Why I Write Blog Articles!
by William Lulow
On this New Year’s Eve day, I was just reminded that I have been writing this blog five days per week for more than THREE-AND-A-HALF years! That’s roughly over 940 articles! Granted, some are repeats, but I only re-publish the ones I feel are important enough in the photography industry to warrant re-publication so that as many people as possible can read them. Plus, I’m always adding information and updating them anyway, and I love talking about subjects that have been a major part of my life for over 50 years now!
I also do this because with the proliferation of digital equipment which has the potential of greatly simplifying the taking of pictures, many amateurs as well as some professional photographers simply rely on this automated equipment to get their job done. Many don’t really understand the “whys” and “wherefores” of what the process of making images entails. By trying to teach the basics and some of the tricks and techniques that professional photographers use to come up with great images, I am hoping to elevate the overall quality of pictures from other amateurs and professionals alike. By learning about lighting and how to use it, one can become a better photographer and produce images of higher quality than just capture shots. Many people are taking pictures with their digital equipment without really understanding the whole photographic process. One thing I can do to help people become better photographers is to educate them in those processes.
I have been a photography teacher for the better part of 20 years and I have run a studio both here in Westchester and in New York City for the better part of 30 years. As a thoroughly experienced photographer, I have literally seen and been involved in almost all possible studio and location scenarios from event shoots to well-controlled studio portrait and fashion shoots. I have a great deal of practical knowledge which I have put forth in these articles, and have been willing and able to share them with whomever will read them. And, I sincerely wish that more people would take advantage of my expertise. WordPress keeps an active archive of any and all blog posts, so if you have a need to re-read any older ones, you know right where to get them.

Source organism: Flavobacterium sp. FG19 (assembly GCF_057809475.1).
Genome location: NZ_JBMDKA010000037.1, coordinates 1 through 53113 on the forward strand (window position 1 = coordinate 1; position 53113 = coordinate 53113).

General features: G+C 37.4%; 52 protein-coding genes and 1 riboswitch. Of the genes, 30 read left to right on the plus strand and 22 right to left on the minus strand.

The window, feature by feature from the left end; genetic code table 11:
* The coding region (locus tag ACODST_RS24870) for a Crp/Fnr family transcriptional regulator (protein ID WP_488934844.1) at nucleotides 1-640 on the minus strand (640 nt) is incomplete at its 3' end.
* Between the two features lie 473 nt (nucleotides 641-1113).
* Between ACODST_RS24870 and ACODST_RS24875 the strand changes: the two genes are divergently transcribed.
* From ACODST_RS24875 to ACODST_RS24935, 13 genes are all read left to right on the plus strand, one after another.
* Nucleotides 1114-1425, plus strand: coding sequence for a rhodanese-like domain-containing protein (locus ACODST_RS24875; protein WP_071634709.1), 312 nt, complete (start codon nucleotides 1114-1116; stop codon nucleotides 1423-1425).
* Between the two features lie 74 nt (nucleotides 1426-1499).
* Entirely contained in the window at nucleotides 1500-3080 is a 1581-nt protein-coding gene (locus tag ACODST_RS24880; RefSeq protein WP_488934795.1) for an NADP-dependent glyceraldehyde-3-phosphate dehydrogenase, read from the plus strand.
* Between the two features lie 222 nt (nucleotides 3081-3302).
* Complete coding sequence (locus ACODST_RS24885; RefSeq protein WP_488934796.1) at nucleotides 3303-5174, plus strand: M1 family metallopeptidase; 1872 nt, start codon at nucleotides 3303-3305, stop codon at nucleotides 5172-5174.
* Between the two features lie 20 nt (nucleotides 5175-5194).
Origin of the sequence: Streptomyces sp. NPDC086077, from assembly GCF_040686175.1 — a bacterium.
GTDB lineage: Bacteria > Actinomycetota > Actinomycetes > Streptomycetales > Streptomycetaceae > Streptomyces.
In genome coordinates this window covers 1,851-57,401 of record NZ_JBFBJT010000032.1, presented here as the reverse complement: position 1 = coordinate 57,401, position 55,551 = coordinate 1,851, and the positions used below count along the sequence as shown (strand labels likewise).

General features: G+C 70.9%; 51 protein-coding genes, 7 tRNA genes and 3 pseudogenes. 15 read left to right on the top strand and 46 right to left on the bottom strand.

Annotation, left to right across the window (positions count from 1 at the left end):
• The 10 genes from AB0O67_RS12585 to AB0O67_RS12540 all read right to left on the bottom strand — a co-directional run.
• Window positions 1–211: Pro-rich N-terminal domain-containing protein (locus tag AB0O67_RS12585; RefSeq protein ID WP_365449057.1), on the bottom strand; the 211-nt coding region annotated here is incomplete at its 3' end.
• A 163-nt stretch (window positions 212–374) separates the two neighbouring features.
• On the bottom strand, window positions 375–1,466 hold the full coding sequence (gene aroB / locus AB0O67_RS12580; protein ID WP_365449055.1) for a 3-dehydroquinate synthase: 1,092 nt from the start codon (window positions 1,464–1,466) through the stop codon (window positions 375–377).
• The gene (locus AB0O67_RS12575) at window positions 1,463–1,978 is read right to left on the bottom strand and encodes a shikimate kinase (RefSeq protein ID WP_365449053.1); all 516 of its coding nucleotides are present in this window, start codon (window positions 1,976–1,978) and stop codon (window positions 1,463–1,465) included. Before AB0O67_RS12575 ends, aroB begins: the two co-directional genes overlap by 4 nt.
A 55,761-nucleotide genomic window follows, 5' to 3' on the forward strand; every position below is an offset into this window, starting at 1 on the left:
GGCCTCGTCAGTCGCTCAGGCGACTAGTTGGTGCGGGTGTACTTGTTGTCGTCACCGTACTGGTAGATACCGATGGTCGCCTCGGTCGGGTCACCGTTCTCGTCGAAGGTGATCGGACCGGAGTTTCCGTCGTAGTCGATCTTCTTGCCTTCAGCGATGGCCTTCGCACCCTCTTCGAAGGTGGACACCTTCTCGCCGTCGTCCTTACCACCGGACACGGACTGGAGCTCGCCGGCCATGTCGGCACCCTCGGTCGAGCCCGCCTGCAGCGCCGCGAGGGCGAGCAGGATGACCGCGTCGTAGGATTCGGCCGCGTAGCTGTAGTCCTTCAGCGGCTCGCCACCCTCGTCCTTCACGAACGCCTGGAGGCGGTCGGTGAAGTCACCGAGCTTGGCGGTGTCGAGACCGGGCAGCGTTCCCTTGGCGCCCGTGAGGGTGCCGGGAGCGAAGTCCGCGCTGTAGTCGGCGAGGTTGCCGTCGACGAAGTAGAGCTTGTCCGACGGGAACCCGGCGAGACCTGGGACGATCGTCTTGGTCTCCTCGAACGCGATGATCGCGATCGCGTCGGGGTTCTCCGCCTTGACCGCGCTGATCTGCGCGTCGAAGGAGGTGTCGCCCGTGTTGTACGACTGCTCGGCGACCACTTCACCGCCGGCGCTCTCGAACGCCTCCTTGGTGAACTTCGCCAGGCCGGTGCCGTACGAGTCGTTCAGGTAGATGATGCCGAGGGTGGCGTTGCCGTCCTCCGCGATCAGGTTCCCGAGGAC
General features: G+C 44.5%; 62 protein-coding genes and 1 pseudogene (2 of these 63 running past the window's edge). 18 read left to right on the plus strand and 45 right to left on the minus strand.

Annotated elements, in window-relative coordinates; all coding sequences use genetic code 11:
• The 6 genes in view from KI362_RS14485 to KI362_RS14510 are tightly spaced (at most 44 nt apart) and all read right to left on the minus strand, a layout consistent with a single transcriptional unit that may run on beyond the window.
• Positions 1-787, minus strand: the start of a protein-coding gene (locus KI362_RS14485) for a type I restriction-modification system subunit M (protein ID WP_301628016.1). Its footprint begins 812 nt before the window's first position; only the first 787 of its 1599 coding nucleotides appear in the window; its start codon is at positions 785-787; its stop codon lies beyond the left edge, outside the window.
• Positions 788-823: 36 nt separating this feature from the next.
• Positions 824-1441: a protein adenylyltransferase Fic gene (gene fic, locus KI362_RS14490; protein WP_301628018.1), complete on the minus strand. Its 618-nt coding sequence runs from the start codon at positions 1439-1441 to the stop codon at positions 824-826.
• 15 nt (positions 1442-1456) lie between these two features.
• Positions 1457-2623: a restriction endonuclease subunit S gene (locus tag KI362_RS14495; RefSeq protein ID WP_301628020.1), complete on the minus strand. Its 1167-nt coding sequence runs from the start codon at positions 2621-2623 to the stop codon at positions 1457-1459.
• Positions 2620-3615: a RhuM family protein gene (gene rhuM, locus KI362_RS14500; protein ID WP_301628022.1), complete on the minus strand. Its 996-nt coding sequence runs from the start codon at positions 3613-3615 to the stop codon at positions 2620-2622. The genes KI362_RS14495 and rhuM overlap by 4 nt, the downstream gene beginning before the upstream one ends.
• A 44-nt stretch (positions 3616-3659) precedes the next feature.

In addition, I offer various workshops and classes through local adult education schools as well as privately. You can use the WORKSHOPS page to see when the next one will be and what the topics are. There is really no substitute for practice, but workshops are a great way to learn technique in photography. I demonstrate lighting setups and then students practice them with their own cameras. They are able to see immediately, if they’ve gotten the idea or not. Since the lessons are objective, so are the results. If you’ve achieved the intended result, it’s there for all to see. I have been to a number of “portfolio review” sessions where the results are more or less subjective, with various people adding in their comments. That usually doesn’t translate into learning and, on the contrary, can result in bad feelings.
Students learn best when a technique is demonstrated by a good teacher and then they are given a chance to practice it on their own. The “hands on” experience is the best teaching tool, by far.
(Demonstration of an EDGE LIGHT obtained with a speedlight).
My longer classes (full day and multi-day sessions) are complete with a model, refreshments and printed materials that students take home to study.
You can check availability of these workshops on the website and/or sign up to get advanced notice of when they will be held.
If you are serious about trying to improve your photographic knowledge and techniques, good workshops are the way to go. If you are thinking of doing photography as a career, good apprenticeships are still the way to do it. But, by all means, learn your lighting! Remember, iPhones cannot be connected to studio strobes. You might be able to get some good shots with your camera phones, but unless you know your lighting, they will just be lucky ones. They are also not real cameras with controls on them. They are mobile telephones!
If you post a more than one sentence comment on any of my articles you have read, I will treat you to a free, two-hour workshop on “Getting To Know Your Camera Better,” or answer any questions you may have about a specific kind of photography.